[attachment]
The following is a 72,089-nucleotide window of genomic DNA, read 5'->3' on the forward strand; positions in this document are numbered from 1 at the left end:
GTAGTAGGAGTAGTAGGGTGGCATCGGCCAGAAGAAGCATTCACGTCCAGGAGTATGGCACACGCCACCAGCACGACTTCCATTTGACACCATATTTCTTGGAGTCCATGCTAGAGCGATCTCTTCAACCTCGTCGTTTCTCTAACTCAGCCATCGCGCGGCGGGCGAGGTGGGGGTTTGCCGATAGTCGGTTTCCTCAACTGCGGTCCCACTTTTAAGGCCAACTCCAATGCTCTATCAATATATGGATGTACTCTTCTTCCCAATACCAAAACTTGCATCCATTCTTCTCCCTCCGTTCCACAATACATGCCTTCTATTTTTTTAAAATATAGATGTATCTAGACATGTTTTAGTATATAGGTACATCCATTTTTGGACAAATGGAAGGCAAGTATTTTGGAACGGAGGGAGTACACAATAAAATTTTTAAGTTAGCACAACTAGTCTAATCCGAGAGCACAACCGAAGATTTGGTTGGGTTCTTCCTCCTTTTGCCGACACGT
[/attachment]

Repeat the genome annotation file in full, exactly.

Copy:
The following is a 72,089-nucleotide window of genomic DNA, read 5'->3' on the forward strand; positions in this document are numbered from 1 at the left end:
GTAGTAGGAGTAGTAGGGTGGCATCGGCCAGAAGAAGCATTCACGTCCAGGAGTATGGCACACGCCACCAGCACGACTTCCATTTGACACCATATTTCTTGGAGTCCATGCTAGAGCGATCTCTTCAACCTCGTCGTTTCTCTAACTCAGCCATCGCGCGGCGGGCGAGGTGGGGGTTTGCCGATAGTCGGTTTCCTCAACTGCGGTCCCACTTTTAAGGCCAACTCCAATGCTCTATCAATATATGGATGTACTCTTCTTCCCAATACCAAAACTTGCATCCATTCTTCTCCCTCCGTTCCACAATACATGCCTTCTATTTTTTTAAAATATAGATGTATCTAGACATGTTTTAGTATATAGGTACATCCATTTTTGGACAAATGGAAGGCAAGTATTTTGGAACGGAGGGAGTACACAATAAAATTTTTAAGTTAGCACAACTAGTCTAATCCGAGAGCACAACCGAAGATTTGGTTGGGTTCTTCCTCCTTTTGCCGACACGT